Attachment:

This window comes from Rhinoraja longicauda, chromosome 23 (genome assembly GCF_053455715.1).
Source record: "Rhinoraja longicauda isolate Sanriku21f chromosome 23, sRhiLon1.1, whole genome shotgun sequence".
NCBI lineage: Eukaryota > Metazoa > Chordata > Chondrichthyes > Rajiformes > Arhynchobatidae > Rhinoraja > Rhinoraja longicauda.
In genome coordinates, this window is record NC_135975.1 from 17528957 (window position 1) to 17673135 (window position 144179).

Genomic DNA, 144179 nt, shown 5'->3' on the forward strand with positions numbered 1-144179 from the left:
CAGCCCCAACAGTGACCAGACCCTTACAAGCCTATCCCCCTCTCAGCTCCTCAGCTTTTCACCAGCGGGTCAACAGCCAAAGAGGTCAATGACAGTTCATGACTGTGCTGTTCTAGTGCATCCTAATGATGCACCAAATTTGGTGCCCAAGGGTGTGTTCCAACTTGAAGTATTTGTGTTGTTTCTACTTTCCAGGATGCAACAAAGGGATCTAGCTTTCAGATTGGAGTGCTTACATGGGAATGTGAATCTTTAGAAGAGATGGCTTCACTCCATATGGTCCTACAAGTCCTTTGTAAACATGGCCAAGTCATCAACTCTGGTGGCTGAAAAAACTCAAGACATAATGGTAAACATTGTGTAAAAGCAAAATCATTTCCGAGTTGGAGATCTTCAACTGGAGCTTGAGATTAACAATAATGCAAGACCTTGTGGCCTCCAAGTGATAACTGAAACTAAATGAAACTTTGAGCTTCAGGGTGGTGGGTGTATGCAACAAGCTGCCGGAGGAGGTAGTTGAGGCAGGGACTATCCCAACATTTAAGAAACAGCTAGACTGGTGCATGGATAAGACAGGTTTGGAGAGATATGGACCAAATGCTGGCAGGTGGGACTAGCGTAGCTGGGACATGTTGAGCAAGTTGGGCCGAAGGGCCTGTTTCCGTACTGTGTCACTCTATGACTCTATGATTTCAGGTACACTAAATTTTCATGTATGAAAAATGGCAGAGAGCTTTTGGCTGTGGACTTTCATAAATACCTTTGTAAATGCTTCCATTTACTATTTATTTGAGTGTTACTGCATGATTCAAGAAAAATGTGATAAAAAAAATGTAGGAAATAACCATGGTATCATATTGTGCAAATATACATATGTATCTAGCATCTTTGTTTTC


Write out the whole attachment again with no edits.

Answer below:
This window comes from Rhinoraja longicauda, chromosome 23 (genome assembly GCF_053455715.1).
Source record: "Rhinoraja longicauda isolate Sanriku21f chromosome 23, sRhiLon1.1, whole genome shotgun sequence".
NCBI lineage: Eukaryota > Metazoa > Chordata > Chondrichthyes > Rajiformes > Arhynchobatidae > Rhinoraja > Rhinoraja longicauda.
In genome coordinates, this window is record NC_135975.1 from 17528957 (window position 1) to 17673135 (window position 144179).

Genomic DNA, 144179 nt, shown 5'->3' on the forward strand with positions numbered 1-144179 from the left:
CAGCCCCAACAGTGACCAGACCCTTACAAGCCTATCCCCCTCTCAGCTCCTCAGCTTTTCACCAGCGGGTCAACAGCCAAAGAGGTCAATGACAGTTCATGACTGTGCTGTTCTAGTGCATCCTAATGATGCACCAAATTTGGTGCCCAAGGGTGTGTTCCAACTTGAAGTATTTGTGTTGTTTCTACTTTCCAGGATGCAACAAAGGGATCTAGCTTTCAGATTGGAGTGCTTACATGGGAATGTGAATCTTTAGAAGAGATGGCTTCACTCCATATGGTCCTACAAGTCCTTTGTAAACATGGCCAAGTCATCAACTCTGGTGGCTGAAAAAACTCAAGACATAATGGTAAACATTGTGTAAAAGCAAAATCATTTCCGAGTTGGAGATCTTCAACTGGAGCTTGAGATTAACAATAATGCAAGACCTTGTGGCCTCCAAGTGATAACTGAAACTAAATGAAACTTTGAGCTTCAGGGTGGTGGGTGTATGCAACAAGCTGCCGGAGGAGGTAGTTGAGGCAGGGACTATCCCAACATTTAAGAAACAGCTAGACTGGTGCATGGATAAGACAGGTTTGGAGAGATATGGACCAAATGCTGGCAGGTGGGACTAGCGTAGCTGGGACATGTTGAGCAAGTTGGGCCGAAGGGCCTGTTTCCGTACTGTGTCACTCTATGACTCTATGATTTCAGGTACACTAAATTTTCATGTATGAAAAATGGCAGAGAGCTTTTGGCTGTGGACTTTCATAAATACCTTTGTAAATGCTTCCATTTACTATTTATTTGAGTGTTACTGCATGATTCAAGAAAAATGTGATAAAAAAAATGTAGGAAATAACCATGGTATCATATTGTGCAAATATACATATGTATCTAGCATCTTTGTTTTC